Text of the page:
Happy in new role of lawyer
After 35 years in the Royal Barbados Police Force, Neville Reid has hung up his sergeant’s uniform to become a lawyer.
His last assignment as a police officer before retiring in March was that of prosecutor in Criminal Court No. 1 of the District “A” Magistrates’ Court.
“[Becoming a lawyer after being a prosecutor] usually follows each other, and I always believed that people should try to improve themselves and make use of the opportunities that come. When I first got promoted in 1995, I decided I should try to improve myself by way of education, so that I would be more adequately able to represent the Force,” he said.
The 54-year-old Reid said he applied to study law and history at the University of the West Indies, but was accepted to do a philosophy degree.
“Strangely enough, after the first couple of weeks, I really fell in love with it. Although my grades were up and I had the opportunity to change, I remained and completed the degree in philosophy,” he said.
Two years after graduating, he took up his legal studies and now he’s comfortably working with Queen’s Counsel Andrew Pilgrim and his team.
“I also did my internship here, so it’s more like being at home. It’s a nice family atmosphere, and there is a wealth of knowledge in chambers. When I came back from [Hugh Wooding Law School in Trinidad] in 2014, even before being admitted to the Bar, Mr Pilgrim met me and said that if I was thinking about making the change, his chambers were available,” he said.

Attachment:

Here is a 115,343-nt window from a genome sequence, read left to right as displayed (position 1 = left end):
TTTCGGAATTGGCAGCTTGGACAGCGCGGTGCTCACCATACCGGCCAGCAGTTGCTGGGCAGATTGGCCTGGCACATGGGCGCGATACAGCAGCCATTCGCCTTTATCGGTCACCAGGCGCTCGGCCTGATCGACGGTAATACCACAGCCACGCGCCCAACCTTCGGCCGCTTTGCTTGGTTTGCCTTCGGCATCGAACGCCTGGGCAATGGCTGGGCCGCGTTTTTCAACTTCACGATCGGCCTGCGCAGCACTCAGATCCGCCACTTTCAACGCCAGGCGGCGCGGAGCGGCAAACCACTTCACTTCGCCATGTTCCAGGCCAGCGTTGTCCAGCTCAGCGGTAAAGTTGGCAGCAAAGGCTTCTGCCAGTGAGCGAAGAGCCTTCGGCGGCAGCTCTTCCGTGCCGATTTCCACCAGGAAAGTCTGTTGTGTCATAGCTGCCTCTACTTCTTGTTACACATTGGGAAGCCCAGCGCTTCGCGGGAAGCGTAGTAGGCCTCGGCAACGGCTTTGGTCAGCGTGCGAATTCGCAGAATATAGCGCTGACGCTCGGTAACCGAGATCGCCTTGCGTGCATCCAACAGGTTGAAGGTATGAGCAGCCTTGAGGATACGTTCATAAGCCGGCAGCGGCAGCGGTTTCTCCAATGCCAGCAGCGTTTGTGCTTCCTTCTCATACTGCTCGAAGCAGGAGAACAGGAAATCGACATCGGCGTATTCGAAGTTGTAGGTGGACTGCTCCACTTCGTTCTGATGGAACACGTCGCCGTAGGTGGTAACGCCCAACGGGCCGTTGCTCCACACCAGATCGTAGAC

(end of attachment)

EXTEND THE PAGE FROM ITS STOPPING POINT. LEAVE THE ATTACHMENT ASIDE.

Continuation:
Reid responded to possible conflict about making the change from policing to defence counsel while having intimate knowledge of some of the pending cases by saying it is all about being fair.
“If any of those cases come my way, I would refuse them . . . . There is not every aspect of investigation that is to come to the knowledge of the court; there are certain things that would be kept in the police circles. Knowing that, I would not get involved in any matters that I was instrumental in before.
“I believe I left the organisation on relatively good terms . . . . A lot of colleagues at my level and those who were supervising me were happy for me,” he said.
Pressed as to if he missed the uniform, Reid said he did not at all, having worked in every area of the Force, except Police Headquarters and the Special Branch.
“I always wanted to be a policeman. The first time I went enquiring about the Force, I was 14 years old, and the recruiting officer laughed at me. I eventually joined on July 9, 1983. When I first joined the Force, I said if by 35 I am not promoted I would move on; I was promoted at 31. Then I said if by age 50 I am not off the streets and working in an office, I would move on,” he explained, adding that he would spend the next ten to 15 years before retiring.
Neville Reid says he is at home working with Pilgrim & Associates.